In recent years both public and private sector corporate office strategy has focussed on developing a core portfolio of fewer but more effective and more sustainable properties. At the same time strategies are becoming more agile and diverse – in terms of tenure and procurement arrangements and especially in terms of space provision, occupation and utilisation. Basically organisations need to be more responsive to rapidly changing situations and property is no exception to this requirement.
This agile trend reflects both the increasing focus of aligning property with core business strategy, and grasping opportunities created by investment in new technology coupled with culture change and the recent rapid changes in business environments brought about by globalisation, sustainability and financial stringency.
Business retrenchment continues to be the tactical focus for many organisations struggling with greater competition, fluctuating revenue streams and a cost base fixed in better economic times. Consequently property as a tangible and heavy balance sheet item is very much under the microscope in terms of value to the organisation. Portfolio requirements are being urgently re-assessed against business need. Lease end and break opportunities are providing the focus for major reduction in space costs, which in turn is resulting in space utilisation and agile working initiatives seeing renewed attention and priority. The aim is to rapidly reduce overheads and generate capital receipts without harming, hopefully improving business productivity, talent attractiveness, customer service and ultimately profitability.
Property however tends to react like a juggernaut – it takes time to change pace and direction. Forward thinking organisations already have review mechanisms that align property with business strategy and they will be best placed to react to changing circumstances. Knowledge of the portfolio especially lease events and changing property market opportunities are important, but knowledge and understanding of core business requirements is paramount.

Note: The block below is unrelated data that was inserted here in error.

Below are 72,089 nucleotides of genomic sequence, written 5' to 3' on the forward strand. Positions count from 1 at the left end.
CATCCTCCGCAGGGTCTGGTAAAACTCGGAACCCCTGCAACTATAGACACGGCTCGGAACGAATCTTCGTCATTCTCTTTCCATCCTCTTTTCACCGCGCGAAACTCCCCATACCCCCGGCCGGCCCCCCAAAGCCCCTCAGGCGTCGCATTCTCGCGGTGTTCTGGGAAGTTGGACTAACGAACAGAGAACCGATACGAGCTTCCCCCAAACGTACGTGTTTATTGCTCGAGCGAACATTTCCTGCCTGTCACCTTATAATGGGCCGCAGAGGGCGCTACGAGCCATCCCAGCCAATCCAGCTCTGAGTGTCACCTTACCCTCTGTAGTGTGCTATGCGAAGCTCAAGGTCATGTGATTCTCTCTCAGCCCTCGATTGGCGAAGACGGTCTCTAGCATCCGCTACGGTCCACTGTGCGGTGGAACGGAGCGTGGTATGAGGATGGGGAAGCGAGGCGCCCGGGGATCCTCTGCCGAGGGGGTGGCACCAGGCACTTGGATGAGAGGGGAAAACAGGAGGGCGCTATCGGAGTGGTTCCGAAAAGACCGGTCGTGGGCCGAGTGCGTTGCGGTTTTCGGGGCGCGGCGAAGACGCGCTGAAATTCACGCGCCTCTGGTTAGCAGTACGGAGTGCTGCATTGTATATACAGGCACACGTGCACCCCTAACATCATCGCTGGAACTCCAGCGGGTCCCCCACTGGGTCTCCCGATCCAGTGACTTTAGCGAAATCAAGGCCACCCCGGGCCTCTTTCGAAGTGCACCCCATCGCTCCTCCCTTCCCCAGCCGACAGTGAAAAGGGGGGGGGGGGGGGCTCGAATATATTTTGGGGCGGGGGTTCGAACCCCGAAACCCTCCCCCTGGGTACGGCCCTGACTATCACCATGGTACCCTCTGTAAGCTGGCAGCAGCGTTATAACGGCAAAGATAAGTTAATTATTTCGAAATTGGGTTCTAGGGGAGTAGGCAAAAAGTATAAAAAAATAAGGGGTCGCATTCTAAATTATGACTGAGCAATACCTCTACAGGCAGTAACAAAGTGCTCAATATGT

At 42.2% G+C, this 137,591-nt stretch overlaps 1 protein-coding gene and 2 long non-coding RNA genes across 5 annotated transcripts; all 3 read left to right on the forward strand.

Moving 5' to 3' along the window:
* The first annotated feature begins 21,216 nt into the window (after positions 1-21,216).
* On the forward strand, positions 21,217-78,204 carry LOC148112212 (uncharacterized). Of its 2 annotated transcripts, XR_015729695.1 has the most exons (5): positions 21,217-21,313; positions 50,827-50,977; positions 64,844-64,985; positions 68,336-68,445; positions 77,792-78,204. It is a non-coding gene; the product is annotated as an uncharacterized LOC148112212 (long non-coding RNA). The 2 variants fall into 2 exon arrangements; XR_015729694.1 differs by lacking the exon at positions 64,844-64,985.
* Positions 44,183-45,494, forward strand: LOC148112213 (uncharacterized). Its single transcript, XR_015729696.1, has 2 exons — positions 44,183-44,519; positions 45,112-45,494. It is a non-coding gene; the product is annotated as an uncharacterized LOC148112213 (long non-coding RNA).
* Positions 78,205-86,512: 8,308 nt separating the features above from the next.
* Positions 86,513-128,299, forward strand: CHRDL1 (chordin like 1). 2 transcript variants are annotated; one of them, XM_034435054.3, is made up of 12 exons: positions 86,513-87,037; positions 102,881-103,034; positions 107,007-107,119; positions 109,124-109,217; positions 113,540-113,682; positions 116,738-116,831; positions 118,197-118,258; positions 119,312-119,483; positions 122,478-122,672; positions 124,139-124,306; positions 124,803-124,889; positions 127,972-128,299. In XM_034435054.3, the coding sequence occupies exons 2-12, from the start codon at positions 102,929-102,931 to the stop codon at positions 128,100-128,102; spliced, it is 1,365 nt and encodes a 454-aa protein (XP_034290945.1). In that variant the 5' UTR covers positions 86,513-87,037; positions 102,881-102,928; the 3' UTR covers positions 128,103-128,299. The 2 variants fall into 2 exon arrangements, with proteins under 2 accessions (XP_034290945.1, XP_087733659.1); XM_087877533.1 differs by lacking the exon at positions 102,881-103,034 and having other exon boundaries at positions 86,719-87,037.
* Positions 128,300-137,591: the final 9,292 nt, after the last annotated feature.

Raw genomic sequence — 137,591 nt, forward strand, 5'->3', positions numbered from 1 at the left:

Aligning property requirements to take account of Company business – mergers and acquisitions, contract events, service shifts and financing, the focus on attracting the right people and workforce change – is key to effective and successful property strategy. Practical considerations and restraints in strategy execution need to be highlighted too. To do this you must first understand the operational limitations, availability of funding and business benefits, the required support from other areas of the business such as IT, and also remember that relocating people and operations, changing working habits and culture often meet with resistance which takes much planning, engagement and management resource.
The process of disengaging property is not always straightforward. The industry has been used to long term arrangements – 25 year leases with cumbersome rent review and dilapidation arrangements, and in government PFI arrangements. This does not generally support agile business today which looks for financial certainty and flexibility to move more of its cost base from fixed to variable with shorter commitment periods.
Indeed confirming the agile trend Glen Corney of IPD affirms that “Lease flexibility has improved gradually in recent years and across the spectrum the ‘norm’ has changed.” The IPD LeaseEvents Review confirms that over 80% of UK leases signed in the year to June 2013 were under five years – the highest proportion since measurement began. This is up from 55% a decade ago.The average new lease term is now 5.8 years from 7.8 years in 2003. Less than 6% of leases signed in 2012/13 were over 10 years in length, compared with twice that only 5 years previously, and more than 20% 10 years ago.
You may have a vision but predicting the future is difficult and therefore it is imperative to build in the ability to react and change by creating an agile property strategy . This trend for shorter lease commitments indicates that the current financial climate is forcing tenants to align lease commitments with their business horizon.
The strategy of portfolio consolidation based on disposal and renewal through new building investment continues to be severely tested in the current economic climate where disposal proceeds have receded along with cheap financing and revenue streams. Therefore strategy is now focussed on “squeezing the portfolio”, optimising what exists or cannot be exited, including subletting to the market, to outsourced suppliers or to charities, “mothballing” or de-servicing space (even demolition). There is also an increasing and irresistible movement within the public sector towards sharing space and resources through initiatives like Total Place.